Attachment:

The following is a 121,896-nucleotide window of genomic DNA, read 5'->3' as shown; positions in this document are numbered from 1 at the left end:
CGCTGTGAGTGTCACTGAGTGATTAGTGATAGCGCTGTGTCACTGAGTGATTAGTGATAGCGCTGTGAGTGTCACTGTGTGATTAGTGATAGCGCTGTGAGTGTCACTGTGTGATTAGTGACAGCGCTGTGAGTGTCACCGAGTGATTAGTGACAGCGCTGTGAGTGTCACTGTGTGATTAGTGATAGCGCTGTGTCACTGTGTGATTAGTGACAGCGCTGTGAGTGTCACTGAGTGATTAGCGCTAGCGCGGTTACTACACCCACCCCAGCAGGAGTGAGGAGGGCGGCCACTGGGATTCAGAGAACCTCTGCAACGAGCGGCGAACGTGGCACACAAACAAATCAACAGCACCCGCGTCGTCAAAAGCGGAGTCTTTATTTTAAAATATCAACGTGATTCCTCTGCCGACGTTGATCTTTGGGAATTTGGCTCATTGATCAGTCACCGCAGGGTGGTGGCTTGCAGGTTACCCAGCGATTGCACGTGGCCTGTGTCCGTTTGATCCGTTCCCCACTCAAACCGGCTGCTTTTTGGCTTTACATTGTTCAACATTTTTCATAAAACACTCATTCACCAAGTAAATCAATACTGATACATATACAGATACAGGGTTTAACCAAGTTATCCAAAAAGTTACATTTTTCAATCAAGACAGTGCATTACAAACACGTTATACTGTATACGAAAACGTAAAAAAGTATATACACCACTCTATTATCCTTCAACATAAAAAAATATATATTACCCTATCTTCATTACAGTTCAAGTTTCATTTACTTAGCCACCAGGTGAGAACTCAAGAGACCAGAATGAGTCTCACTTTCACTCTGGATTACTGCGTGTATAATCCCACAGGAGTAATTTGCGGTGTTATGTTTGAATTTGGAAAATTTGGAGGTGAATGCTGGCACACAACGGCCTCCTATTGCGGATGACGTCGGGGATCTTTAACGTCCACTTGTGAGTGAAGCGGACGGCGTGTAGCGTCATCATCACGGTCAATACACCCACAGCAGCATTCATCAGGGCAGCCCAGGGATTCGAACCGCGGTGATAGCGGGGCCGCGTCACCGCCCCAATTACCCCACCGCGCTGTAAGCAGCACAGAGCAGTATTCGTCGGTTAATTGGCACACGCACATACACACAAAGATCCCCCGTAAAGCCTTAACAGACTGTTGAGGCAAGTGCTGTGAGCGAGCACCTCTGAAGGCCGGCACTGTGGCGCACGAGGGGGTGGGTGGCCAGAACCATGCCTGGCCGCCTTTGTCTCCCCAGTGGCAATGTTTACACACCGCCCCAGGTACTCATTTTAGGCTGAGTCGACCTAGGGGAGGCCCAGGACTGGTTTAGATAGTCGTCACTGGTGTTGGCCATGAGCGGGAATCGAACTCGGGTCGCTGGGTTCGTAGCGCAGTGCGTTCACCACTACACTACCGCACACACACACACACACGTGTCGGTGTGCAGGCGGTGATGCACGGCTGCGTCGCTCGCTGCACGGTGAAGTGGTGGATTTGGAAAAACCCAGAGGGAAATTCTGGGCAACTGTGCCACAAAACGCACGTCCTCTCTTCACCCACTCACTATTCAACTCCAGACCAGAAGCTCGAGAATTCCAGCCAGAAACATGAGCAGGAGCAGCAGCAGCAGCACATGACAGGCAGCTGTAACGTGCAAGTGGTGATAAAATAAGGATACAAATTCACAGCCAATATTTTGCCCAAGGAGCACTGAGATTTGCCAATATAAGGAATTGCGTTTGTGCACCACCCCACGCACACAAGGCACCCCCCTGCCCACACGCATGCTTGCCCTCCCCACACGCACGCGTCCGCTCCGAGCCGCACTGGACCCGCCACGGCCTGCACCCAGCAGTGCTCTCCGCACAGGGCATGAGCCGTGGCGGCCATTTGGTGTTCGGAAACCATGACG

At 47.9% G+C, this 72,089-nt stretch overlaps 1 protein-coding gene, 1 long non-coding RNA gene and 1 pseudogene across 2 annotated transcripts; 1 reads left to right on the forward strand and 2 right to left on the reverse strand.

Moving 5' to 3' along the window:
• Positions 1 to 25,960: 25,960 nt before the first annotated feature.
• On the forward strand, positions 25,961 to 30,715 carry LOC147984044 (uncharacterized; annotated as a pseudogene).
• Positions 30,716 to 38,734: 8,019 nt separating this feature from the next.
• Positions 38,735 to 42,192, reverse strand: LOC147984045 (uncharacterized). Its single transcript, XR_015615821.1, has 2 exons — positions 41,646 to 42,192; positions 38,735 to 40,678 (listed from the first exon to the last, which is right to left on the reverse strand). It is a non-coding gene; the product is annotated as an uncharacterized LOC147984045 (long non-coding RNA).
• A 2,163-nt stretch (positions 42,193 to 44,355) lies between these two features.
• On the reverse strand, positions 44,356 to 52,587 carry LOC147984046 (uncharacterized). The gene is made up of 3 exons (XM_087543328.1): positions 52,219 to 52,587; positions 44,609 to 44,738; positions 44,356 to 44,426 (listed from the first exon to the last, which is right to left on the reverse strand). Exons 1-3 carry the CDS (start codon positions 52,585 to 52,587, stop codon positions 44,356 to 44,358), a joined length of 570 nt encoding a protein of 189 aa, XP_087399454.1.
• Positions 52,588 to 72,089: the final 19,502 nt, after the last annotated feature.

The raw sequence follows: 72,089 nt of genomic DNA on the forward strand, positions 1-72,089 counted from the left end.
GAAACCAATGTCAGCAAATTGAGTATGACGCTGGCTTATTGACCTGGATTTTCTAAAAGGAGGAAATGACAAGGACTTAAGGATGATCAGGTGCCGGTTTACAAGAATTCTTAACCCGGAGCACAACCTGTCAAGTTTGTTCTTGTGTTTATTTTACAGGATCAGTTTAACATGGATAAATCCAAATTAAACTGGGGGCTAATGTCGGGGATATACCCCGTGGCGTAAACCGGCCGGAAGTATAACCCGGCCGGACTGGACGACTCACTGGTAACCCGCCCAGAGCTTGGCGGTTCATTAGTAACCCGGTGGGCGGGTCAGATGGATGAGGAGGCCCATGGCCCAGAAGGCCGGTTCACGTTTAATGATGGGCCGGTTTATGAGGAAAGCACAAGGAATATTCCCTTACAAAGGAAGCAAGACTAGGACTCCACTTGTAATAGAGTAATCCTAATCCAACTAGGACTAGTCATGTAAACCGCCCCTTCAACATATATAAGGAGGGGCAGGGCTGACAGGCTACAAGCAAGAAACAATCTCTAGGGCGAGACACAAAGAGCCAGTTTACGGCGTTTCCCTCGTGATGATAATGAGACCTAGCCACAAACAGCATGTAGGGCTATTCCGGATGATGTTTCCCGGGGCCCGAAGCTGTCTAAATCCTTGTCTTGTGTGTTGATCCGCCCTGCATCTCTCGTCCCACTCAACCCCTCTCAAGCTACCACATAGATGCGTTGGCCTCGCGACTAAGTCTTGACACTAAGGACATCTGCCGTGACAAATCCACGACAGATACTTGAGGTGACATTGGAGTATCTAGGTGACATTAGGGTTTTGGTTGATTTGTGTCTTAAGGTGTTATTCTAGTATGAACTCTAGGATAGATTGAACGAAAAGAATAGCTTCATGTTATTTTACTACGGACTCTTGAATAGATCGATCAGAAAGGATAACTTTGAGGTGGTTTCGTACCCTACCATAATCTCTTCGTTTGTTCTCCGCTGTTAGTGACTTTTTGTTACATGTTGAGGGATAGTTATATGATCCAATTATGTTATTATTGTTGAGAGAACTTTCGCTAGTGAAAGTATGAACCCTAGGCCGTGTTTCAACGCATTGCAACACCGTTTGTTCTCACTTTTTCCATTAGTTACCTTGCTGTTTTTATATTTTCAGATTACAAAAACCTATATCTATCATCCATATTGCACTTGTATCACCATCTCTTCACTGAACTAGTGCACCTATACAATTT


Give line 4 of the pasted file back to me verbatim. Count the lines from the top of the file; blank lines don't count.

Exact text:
Moving 5' to 3' along the window: